Mercedes-Benz Fashion Weeks: a film by Mercedes-Benz and I-D.
Lagos, of all things.
Joan Burstein, the founder of directional London-based fashion emporium Browns, is considering attending Lagos Fashion Week. Lagos in Africa, the capital of Nigeria. But is fashion from Lagos really relevant to a venerable institution like Browns? A business that – since its launch in 1970 – has served as a springboard for designers like John Galliano or Sonia Rykiel and introduced a certain Giorgio Armani or Jil Sander to London’s fashion circles? It is very much relevant.
Fashion, a culture with many sites, scenes and stages.
The fashion business has changed – as reflected in the growing number of international Fashion Weeks, or so Joan Burstein explains. “In the beginning, there was just Milan and Paris – and London sort of slotted itself in. By now, I could spend half of the year travelling, just going to different fashion weeks.” Beyond traditional fashion hubs like Paris and Milan, where sartorial attention has been part of culture for centuries, new sites, scenes and stages are starting to demand our attention.
Nordic optimism and British humour.
Imbued with a welcome streak of eccentricity and a healthy sense of humour, London thrives on British design while New York reflects America’s penchant for sportswear and Ivy League chic.
And the list goes on: Scandinavian designers showcase their collections in Stockholm or Copenhagen twice a year as well, often brimming with smart and minimal designs that mirror the subtleties of sparse Nordic nature and the locals’ forward-looking optimism.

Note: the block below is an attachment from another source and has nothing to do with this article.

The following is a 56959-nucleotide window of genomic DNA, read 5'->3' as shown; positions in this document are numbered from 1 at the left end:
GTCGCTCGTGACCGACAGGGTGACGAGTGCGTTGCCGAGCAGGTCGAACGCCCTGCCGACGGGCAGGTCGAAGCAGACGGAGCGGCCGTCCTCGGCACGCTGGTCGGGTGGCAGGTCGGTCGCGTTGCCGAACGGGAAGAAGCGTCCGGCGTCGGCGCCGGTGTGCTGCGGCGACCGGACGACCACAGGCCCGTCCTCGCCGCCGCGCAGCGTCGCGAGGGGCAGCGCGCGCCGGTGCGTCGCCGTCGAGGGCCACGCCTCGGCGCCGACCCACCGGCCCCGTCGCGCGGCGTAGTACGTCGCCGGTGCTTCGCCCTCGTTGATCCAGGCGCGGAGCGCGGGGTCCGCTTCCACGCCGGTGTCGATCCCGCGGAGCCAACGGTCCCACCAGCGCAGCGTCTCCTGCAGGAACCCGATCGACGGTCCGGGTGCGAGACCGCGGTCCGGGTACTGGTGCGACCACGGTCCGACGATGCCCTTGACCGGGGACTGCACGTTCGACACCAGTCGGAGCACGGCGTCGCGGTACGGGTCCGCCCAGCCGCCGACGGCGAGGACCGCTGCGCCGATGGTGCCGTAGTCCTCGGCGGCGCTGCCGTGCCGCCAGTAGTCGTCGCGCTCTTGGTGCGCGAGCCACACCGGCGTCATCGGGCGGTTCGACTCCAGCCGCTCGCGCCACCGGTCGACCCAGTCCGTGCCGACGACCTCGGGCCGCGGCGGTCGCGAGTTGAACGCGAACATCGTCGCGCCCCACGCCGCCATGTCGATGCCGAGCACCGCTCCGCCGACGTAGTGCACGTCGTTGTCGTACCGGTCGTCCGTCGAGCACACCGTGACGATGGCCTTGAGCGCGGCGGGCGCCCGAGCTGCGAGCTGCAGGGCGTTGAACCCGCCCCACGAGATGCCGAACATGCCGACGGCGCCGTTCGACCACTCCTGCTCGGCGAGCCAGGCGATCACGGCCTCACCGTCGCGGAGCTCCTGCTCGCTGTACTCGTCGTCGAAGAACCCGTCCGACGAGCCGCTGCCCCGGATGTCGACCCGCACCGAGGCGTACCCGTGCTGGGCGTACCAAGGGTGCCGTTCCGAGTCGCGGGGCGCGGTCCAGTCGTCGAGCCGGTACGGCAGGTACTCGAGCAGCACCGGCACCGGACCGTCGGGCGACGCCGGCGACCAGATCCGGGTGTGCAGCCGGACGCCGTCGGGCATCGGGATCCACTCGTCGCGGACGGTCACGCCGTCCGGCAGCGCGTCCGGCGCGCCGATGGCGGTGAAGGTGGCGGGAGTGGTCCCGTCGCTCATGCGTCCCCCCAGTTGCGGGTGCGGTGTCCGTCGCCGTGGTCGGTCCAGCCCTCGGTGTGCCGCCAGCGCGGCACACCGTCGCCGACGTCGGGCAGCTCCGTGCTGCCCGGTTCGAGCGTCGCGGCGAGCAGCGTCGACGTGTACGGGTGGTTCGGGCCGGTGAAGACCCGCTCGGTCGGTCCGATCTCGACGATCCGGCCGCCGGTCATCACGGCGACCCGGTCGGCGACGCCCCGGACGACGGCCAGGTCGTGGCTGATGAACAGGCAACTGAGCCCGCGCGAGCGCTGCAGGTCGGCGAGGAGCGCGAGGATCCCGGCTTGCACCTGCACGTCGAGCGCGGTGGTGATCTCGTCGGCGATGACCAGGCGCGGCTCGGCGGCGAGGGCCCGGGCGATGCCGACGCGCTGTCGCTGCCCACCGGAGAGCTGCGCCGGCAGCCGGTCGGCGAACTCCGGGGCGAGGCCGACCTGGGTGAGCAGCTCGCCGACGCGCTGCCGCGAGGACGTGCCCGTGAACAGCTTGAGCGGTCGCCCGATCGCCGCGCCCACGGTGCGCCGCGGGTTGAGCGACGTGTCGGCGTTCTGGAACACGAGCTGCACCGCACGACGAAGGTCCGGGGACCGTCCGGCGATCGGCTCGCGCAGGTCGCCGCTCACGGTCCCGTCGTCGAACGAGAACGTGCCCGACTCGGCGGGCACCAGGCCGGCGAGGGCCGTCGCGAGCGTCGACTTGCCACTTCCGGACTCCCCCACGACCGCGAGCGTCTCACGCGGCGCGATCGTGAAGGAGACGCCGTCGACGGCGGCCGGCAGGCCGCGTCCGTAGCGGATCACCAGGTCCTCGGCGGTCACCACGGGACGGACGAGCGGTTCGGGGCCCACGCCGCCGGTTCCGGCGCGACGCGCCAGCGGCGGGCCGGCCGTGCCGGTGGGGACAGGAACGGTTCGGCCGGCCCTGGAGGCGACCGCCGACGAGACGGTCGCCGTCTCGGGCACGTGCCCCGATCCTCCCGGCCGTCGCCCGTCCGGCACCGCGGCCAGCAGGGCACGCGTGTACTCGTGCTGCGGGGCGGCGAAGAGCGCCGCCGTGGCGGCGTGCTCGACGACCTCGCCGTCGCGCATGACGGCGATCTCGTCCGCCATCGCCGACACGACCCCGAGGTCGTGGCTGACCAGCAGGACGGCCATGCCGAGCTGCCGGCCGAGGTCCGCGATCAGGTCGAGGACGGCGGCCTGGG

Each Fashion Week has its own focus.
When asked about the Mercedes-Benz Kiev Fashion Days, the event’s creative director, Daria Shapovalova, declares that “we decided this event should not only be about fashion, but also about education.” Here, countless of collections reference the former tsardom’s aesthetics in opulent colours, precious materials and grand evening dresses, turning the designs into hands-on lessons in cultural history. And then there are plenty of other countries and cities around the globe with fully established Fashion Weeks like Berlin, Cape Town, Beijing or Sidney, all with their own fixed slot in the Fashion Week calendar and a firm focus of their own.
Fashion Weeks become part of contemporary culture.
Considering the sheer wealth and range of global presentations, journalists and buyers have to whittle down their attendance to a personal selection of cities. Aware of this dilemma, Michael Roberts – fashion and style director of the US edition of Vanity Fair – nevertheless welcomes the rich spectrum. “You don’t need to go to Paris to see African fashion.“ After all, the many and diverse Fashion Weeks give different countries a platform to present their national identity, traditions and cultural heritage to the outside world, spliced with international influences: Fashion becomes international by nature without losing its national identity.
Imran Amed, founder and editor-in-chief of the digital fashion industry newsletter The Business of Fashion, adds that “there is an appetite for fashion. As digital media have really opened up fashion to a global consumer, it has become part of popular culture around the world.”
Sharpened profiles make room for all.
At the same time, any budding Fashion Week needs to offer more than a mere runway round-up of the best local talents. To establish relevance and momentum – and leave a lasting impact – each Fashion Week has to hone its own profile and identity. “I think it really comes down to knowing who your audience is and what you can offer that’s different or special“, explains Imran Amed. And when all of this comes together, fashion turns into a truly global cultural phenomenon, reflected in the wealth of facets and perspectives revealed by the range of Fashion Weeks.